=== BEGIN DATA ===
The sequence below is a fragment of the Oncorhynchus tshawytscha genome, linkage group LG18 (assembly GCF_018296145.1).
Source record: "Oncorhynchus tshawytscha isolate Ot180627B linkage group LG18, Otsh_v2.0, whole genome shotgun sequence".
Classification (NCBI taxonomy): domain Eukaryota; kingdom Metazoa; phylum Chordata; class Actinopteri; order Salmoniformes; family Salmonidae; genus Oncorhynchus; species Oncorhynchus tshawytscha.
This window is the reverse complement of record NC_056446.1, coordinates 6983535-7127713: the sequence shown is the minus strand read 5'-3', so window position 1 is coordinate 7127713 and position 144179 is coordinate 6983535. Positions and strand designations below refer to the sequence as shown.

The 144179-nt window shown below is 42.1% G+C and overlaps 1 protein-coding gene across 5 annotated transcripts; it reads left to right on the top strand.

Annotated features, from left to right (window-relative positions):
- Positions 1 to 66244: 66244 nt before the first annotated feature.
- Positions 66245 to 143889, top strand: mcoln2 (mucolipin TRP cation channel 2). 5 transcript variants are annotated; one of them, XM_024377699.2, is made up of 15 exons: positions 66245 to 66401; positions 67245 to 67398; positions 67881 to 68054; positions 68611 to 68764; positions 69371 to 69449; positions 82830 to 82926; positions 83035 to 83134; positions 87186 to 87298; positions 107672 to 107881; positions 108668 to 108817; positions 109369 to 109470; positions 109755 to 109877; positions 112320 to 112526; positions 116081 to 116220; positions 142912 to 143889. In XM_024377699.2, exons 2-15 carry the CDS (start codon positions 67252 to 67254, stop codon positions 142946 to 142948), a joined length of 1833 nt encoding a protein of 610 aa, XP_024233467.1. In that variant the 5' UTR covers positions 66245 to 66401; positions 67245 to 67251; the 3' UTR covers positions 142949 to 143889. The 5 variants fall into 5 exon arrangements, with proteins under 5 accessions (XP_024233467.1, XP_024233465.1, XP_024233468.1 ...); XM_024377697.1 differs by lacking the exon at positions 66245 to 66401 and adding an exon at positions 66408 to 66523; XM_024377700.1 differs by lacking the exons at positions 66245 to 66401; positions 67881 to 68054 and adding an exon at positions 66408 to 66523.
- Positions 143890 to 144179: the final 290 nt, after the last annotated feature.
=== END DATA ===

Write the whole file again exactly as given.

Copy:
The sequence below is a fragment of the Oncorhynchus tshawytscha genome, linkage group LG18 (assembly GCF_018296145.1).
Source record: "Oncorhynchus tshawytscha isolate Ot180627B linkage group LG18, Otsh_v2.0, whole genome shotgun sequence".
Classification (NCBI taxonomy): domain Eukaryota; kingdom Metazoa; phylum Chordata; class Actinopteri; order Salmoniformes; family Salmonidae; genus Oncorhynchus; species Oncorhynchus tshawytscha.
This window is the reverse complement of record NC_056446.1, coordinates 6983535-7127713: the sequence shown is the minus strand read 5'-3', so window position 1 is coordinate 7127713 and position 144179 is coordinate 6983535. Positions and strand designations below refer to the sequence as shown.

The 144179-nt window shown below is 42.1% G+C and overlaps 1 protein-coding gene across 5 annotated transcripts; it reads left to right on the top strand.

Annotated features, from left to right (window-relative positions):
- Positions 1 to 66244: 66244 nt before the first annotated feature.
- Positions 66245 to 143889, top strand: mcoln2 (mucolipin TRP cation channel 2). 5 transcript variants are annotated; one of them, XM_024377699.2, is made up of 15 exons: positions 66245 to 66401; positions 67245 to 67398; positions 67881 to 68054; positions 68611 to 68764; positions 69371 to 69449; positions 82830 to 82926; positions 83035 to 83134; positions 87186 to 87298; positions 107672 to 107881; positions 108668 to 108817; positions 109369 to 109470; positions 109755 to 109877; positions 112320 to 112526; positions 116081 to 116220; positions 142912 to 143889. In XM_024377699.2, exons 2-15 carry the CDS (start codon positions 67252 to 67254, stop codon positions 142946 to 142948), a joined length of 1833 nt encoding a protein of 610 aa, XP_024233467.1. In that variant the 5' UTR covers positions 66245 to 66401; positions 67245 to 67251; the 3' UTR covers positions 142949 to 143889. The 5 variants fall into 5 exon arrangements, with proteins under 5 accessions (XP_024233467.1, XP_024233465.1, XP_024233468.1 ...); XM_024377697.1 differs by lacking the exon at positions 66245 to 66401 and adding an exon at positions 66408 to 66523; XM_024377700.1 differs by lacking the exons at positions 66245 to 66401; positions 67881 to 68054 and adding an exon at positions 66408 to 66523.
- Positions 143890 to 144179: the final 290 nt, after the last annotated feature.